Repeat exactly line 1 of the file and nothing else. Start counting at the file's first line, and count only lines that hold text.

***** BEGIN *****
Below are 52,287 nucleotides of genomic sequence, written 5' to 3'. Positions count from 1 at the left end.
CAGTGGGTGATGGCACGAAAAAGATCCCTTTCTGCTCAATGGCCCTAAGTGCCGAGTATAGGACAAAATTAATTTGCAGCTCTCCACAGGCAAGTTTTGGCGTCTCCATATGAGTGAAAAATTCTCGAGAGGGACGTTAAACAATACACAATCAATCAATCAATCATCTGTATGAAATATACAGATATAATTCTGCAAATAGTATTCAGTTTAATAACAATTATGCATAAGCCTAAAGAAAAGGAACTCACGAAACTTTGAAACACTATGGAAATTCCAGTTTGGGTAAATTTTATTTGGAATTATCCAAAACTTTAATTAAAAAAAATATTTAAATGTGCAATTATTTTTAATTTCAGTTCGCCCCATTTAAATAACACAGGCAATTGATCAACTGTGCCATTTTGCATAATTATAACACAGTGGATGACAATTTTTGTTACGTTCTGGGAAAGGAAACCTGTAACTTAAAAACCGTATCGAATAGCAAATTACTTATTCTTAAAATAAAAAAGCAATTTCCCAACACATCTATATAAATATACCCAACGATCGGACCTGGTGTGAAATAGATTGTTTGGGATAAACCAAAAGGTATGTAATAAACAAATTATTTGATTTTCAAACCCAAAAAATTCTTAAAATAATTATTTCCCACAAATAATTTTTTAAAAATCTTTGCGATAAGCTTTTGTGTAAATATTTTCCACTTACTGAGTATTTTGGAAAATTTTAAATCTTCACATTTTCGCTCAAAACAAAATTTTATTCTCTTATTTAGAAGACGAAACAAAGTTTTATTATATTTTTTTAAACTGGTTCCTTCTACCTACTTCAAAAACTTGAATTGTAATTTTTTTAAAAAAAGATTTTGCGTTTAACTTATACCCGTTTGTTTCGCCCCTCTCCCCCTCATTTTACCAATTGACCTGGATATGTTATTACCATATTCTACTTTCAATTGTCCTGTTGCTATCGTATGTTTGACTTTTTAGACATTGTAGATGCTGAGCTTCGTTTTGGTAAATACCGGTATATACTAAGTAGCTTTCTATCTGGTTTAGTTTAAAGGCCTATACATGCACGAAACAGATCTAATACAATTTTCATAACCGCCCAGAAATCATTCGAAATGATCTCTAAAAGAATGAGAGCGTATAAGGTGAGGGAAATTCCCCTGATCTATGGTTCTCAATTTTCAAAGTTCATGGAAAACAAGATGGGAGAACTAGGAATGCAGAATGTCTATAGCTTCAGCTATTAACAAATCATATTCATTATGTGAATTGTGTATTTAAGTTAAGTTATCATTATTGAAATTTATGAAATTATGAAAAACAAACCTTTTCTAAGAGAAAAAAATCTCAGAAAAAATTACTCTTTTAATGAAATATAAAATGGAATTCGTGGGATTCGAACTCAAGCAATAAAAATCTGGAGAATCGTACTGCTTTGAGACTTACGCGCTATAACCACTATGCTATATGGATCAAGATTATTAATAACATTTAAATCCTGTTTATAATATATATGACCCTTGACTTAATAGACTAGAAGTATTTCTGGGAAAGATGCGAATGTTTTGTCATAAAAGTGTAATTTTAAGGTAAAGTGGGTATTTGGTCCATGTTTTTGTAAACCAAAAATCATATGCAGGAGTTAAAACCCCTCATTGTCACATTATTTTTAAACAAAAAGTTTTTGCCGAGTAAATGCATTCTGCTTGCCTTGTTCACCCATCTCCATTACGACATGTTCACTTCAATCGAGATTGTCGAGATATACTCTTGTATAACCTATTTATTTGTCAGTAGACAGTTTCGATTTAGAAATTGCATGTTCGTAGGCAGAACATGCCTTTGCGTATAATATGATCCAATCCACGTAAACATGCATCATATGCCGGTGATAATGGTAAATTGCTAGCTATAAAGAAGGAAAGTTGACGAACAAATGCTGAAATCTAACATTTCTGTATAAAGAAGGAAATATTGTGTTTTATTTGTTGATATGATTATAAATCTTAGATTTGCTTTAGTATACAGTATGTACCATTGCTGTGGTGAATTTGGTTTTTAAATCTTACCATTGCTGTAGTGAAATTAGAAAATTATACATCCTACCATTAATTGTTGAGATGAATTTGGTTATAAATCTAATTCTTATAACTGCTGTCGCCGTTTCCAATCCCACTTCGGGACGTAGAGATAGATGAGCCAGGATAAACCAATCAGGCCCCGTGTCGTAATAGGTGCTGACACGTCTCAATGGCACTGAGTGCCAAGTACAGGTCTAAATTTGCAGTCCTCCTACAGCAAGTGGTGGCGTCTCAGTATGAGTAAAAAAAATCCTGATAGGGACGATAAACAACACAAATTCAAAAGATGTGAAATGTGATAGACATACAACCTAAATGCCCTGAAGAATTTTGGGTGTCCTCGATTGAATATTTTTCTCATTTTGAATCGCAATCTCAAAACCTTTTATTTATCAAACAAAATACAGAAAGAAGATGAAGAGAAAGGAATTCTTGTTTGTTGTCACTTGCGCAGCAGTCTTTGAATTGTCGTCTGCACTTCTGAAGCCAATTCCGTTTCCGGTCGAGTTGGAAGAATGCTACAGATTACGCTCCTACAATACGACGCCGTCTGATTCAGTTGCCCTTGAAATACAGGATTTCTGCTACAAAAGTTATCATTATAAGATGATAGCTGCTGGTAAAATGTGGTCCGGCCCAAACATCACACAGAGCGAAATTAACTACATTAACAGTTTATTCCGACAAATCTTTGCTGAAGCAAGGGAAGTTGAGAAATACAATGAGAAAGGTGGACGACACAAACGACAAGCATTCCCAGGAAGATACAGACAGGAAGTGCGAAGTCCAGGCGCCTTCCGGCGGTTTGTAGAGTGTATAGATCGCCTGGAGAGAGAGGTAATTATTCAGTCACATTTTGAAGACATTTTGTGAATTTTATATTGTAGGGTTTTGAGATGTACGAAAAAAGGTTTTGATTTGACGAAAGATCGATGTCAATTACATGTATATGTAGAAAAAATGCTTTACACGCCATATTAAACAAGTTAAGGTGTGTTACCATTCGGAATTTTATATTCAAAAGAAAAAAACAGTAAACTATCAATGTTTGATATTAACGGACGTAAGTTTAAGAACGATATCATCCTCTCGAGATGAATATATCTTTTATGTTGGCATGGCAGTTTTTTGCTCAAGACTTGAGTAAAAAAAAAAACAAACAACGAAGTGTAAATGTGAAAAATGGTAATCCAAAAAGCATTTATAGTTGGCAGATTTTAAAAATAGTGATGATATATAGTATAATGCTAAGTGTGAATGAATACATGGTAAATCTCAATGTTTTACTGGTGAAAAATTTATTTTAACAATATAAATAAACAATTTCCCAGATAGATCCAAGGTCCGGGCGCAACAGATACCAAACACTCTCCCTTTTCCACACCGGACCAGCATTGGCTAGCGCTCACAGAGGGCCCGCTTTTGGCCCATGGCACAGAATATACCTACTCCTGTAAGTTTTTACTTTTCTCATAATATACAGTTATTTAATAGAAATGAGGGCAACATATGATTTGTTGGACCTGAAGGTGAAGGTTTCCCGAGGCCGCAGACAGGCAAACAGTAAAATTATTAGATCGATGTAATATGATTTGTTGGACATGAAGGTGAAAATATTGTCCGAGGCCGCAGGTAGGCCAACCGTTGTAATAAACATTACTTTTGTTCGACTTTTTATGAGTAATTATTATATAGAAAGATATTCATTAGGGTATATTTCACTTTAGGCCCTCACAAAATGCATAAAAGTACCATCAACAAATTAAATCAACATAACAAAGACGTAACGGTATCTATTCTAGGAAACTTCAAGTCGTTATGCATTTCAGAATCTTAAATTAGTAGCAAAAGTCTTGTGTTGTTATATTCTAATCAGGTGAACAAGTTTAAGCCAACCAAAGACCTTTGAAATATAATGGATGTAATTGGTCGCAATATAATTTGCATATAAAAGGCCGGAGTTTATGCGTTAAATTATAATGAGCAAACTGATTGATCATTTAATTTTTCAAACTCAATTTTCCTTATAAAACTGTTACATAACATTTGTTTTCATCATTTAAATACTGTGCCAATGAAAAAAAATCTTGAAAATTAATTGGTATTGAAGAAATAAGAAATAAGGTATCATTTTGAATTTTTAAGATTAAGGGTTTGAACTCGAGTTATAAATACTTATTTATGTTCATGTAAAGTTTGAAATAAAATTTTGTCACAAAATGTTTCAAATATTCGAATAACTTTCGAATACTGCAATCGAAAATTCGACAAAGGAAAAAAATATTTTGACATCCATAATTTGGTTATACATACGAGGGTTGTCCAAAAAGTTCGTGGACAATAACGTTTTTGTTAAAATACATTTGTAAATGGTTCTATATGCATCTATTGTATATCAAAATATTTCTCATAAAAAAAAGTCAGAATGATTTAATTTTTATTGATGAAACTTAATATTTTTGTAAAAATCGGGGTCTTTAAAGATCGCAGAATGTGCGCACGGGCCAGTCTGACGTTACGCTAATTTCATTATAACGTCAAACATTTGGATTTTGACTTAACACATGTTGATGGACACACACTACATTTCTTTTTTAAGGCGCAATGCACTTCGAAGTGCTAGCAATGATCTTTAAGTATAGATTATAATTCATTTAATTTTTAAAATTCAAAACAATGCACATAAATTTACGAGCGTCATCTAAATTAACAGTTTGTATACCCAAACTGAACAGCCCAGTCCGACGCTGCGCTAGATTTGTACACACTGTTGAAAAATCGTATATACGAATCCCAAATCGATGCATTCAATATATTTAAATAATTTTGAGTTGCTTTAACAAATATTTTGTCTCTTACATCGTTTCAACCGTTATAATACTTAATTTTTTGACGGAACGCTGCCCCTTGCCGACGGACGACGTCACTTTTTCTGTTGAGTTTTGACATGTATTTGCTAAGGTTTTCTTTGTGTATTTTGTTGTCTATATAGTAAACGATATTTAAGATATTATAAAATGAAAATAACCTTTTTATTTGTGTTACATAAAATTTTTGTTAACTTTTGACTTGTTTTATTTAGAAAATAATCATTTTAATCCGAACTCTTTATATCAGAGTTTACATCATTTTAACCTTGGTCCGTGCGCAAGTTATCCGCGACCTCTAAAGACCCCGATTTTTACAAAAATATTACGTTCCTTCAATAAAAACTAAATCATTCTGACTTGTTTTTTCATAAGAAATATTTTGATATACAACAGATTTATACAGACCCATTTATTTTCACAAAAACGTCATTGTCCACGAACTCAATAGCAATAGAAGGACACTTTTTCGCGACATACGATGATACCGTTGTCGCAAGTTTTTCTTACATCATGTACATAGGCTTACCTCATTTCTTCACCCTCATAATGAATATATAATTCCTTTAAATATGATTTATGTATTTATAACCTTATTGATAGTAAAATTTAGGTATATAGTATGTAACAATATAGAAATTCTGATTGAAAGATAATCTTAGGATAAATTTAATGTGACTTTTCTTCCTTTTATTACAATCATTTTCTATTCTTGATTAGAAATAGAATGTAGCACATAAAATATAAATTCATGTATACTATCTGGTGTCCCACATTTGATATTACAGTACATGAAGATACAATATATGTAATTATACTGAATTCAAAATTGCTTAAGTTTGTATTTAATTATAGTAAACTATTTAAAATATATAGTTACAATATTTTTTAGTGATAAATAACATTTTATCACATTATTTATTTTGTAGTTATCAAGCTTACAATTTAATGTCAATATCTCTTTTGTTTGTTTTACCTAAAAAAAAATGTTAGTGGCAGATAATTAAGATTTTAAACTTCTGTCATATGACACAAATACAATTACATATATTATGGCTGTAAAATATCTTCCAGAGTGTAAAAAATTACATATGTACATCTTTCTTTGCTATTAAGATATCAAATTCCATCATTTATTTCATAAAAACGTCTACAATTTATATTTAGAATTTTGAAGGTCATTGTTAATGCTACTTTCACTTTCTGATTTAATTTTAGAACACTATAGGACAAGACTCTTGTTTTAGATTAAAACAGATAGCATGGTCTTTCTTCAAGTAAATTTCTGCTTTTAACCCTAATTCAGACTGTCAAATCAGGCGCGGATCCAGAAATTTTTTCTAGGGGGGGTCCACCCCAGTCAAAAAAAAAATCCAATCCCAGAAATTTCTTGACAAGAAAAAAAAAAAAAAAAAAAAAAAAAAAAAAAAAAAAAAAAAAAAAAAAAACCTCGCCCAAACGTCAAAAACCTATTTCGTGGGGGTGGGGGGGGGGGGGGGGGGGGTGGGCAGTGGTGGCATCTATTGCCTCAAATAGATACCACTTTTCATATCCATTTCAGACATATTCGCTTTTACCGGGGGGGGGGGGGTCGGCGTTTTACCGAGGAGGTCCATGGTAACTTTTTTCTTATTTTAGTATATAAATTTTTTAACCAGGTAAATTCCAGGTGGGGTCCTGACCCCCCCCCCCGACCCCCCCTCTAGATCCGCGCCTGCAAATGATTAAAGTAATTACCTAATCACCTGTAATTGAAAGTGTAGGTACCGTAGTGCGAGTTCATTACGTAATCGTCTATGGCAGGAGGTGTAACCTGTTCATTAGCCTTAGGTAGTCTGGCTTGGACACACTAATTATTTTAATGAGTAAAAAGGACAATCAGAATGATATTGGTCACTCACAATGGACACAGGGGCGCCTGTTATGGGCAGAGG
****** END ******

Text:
Below are 52,287 nucleotides of genomic sequence, written 5' to 3'. Positions count from 1 at the left end.